KAI RYSSDAL: The holiday movie season is in full swing. Bond is back. Mel Gibson's got a new one: Apocalypto. Something with Matthew Broderick and Danny DeVito called "Deck the Halls." Loads of others. In this edition of the Loh Down, Sandra Tsing Loh says she's all in favor of a good holiday movie. But there's one she might find too painful to watch: The one she was in.
SANDRA TSING LOH: A woman's age and her acting career? You don't need to be Gloria Swanson in Sunset Boulevard to know that's a tricky subject.
And while I don't wear a turban — yet — I too have known slings and arrows. Doing the Aspen Comedy Festival at 34, I was told by my now ex-manager, "Say you're 31." Getting a sitcom deal based on my life at 38, it was understood I was much too old to play a 30-something person, hence I would just write it, for another actress to star in. One who was 22.
So imagine how stunned I was, at the advanced age of 44, to get a call from Paul Feig, co-creator of "Freaks and Geeks." He was directing a movie called "Unaccompanied Minors," about children of divorced parents whose custody-sharing holiday plans require them to fly all over the country. Until planes get snowed in, flights are delayed, and these lost children are hurriedly stowed in the limbo of a windowless, underground bunker, with nothing to entertain them but sugary snacks, cartoons, and two — count 'em two — flight attendants. With one line of dialogue apiece.
So there I stood, in my bun and flight uniform. Paul Feig yelled "Action!" and instantly 200 child extras began pelting me and the other actor with junk food. There was a thump at my back and I felt myself go down. A dozen Lilliputians had done a full-body tackle and, gleefully howling, were now dog piling on top of me, smooshing Oreos, Nutter Butters and Little Debbies into my hair.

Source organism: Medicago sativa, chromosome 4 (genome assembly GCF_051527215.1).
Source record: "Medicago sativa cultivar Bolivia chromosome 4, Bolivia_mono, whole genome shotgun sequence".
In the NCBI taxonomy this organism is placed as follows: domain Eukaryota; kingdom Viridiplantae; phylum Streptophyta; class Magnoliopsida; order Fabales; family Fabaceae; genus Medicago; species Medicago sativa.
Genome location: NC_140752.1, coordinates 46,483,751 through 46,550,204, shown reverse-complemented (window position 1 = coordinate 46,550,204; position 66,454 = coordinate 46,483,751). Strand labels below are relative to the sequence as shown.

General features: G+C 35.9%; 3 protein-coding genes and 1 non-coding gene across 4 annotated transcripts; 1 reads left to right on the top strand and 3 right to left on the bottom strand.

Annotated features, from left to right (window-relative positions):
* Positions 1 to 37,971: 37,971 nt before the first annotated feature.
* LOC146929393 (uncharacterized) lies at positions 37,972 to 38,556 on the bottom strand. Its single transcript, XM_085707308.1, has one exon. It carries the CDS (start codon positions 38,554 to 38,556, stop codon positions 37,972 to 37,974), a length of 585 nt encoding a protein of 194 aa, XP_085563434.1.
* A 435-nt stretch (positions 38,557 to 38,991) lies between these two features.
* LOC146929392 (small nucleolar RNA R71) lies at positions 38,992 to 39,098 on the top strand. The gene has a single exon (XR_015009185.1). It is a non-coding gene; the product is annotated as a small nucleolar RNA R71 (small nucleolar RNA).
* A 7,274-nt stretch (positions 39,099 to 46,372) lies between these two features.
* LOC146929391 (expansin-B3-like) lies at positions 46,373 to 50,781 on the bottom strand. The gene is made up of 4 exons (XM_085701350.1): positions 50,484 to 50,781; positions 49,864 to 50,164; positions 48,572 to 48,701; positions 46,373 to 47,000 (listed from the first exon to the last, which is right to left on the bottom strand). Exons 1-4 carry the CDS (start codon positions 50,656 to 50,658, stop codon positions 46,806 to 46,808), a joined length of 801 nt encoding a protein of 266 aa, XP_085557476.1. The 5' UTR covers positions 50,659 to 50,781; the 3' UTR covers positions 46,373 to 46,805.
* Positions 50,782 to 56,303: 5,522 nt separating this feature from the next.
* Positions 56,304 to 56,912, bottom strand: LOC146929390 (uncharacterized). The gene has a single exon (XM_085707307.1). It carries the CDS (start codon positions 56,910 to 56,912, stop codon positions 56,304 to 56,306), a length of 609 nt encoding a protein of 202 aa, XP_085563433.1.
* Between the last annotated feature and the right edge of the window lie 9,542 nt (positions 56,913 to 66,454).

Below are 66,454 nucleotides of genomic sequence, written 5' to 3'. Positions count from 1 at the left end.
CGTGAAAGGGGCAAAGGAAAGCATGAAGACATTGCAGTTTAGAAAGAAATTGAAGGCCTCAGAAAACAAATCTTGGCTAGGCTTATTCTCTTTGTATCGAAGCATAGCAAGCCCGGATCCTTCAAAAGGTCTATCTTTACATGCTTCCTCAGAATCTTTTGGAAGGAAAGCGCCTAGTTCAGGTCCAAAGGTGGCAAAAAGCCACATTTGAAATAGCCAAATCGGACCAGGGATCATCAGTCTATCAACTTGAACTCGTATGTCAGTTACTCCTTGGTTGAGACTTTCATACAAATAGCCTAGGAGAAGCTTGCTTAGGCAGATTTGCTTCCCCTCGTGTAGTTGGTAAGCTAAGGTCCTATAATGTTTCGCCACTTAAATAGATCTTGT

The metaphor of age and experience being literally crushed by youth and, well, Nutter Butters was almost overwhelming. But then I remembered as an already-too-old performance artist in my 20s, being inspired by Jerzy Gratowski's Living Theatre in New York. Whereupon arriving, the audience realized that the actors were the Greeks, the audience Trojans, and the two were at war.
These children were short, after all, and I could see, vulnerable in the belly. And so I fought back — hard. You've heard people say "There are no small parts, only small actors?" After my day on the set, as to those small actors, there are now a few less of them.
And yes I am ready for my close-up . . .